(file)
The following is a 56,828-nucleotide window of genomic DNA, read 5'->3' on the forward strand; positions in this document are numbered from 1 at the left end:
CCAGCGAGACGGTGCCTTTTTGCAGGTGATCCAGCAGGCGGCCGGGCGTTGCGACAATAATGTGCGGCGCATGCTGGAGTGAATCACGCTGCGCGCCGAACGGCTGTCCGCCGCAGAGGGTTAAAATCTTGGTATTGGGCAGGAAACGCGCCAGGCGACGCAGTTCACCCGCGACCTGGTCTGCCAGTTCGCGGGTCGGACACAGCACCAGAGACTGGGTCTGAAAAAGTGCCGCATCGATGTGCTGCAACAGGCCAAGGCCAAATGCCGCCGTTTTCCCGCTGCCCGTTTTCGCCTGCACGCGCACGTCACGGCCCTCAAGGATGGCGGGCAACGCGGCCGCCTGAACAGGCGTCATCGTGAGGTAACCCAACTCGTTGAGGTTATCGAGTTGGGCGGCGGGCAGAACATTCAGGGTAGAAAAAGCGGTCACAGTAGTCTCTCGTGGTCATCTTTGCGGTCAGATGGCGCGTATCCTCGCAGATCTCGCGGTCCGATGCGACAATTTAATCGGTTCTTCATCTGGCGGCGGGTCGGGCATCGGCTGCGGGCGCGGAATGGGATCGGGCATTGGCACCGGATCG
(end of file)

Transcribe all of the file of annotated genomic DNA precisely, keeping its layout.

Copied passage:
The following is a 56,828-nucleotide window of genomic DNA, read 5'->3' on the forward strand; positions in this document are numbered from 1 at the left end:
CCAGCGAGACGGTGCCTTTTTGCAGGTGATCCAGCAGGCGGCCGGGCGTTGCGACAATAATGTGCGGCGCATGCTGGAGTGAATCACGCTGCGCGCCGAACGGCTGTCCGCCGCAGAGGGTTAAAATCTTGGTATTGGGCAGGAAACGCGCCAGGCGACGCAGTTCACCCGCGACCTGGTCTGCCAGTTCGCGGGTCGGACACAGCACCAGAGACTGGGTCTGAAAAAGTGCCGCATCGATGTGCTGCAACAGGCCAAGGCCAAATGCCGCCGTTTTCCCGCTGCCCGTTTTCGCCTGCACGCGCACGTCACGGCCCTCAAGGATGGCGGGCAACGCGGCCGCCTGAACAGGCGTCATCGTGAGGTAACCCAACTCGTTGAGGTTATCGAGTTGGGCGGCGGGCAGAACATTCAGGGTAGAAAAAGCGGTCACAGTAGTCTCTCGTGGTCATCTTTGCGGTCAGATGGCGCGTATCCTCGCAGATCTCGCGGTCCGATGCGACAATTTAATCGGTTCTTCATCTGGCGGCGGGTCGGGCATCGGCTGCGGGCGCGGAATGGGATCGGGCATTGGCACCGGATCG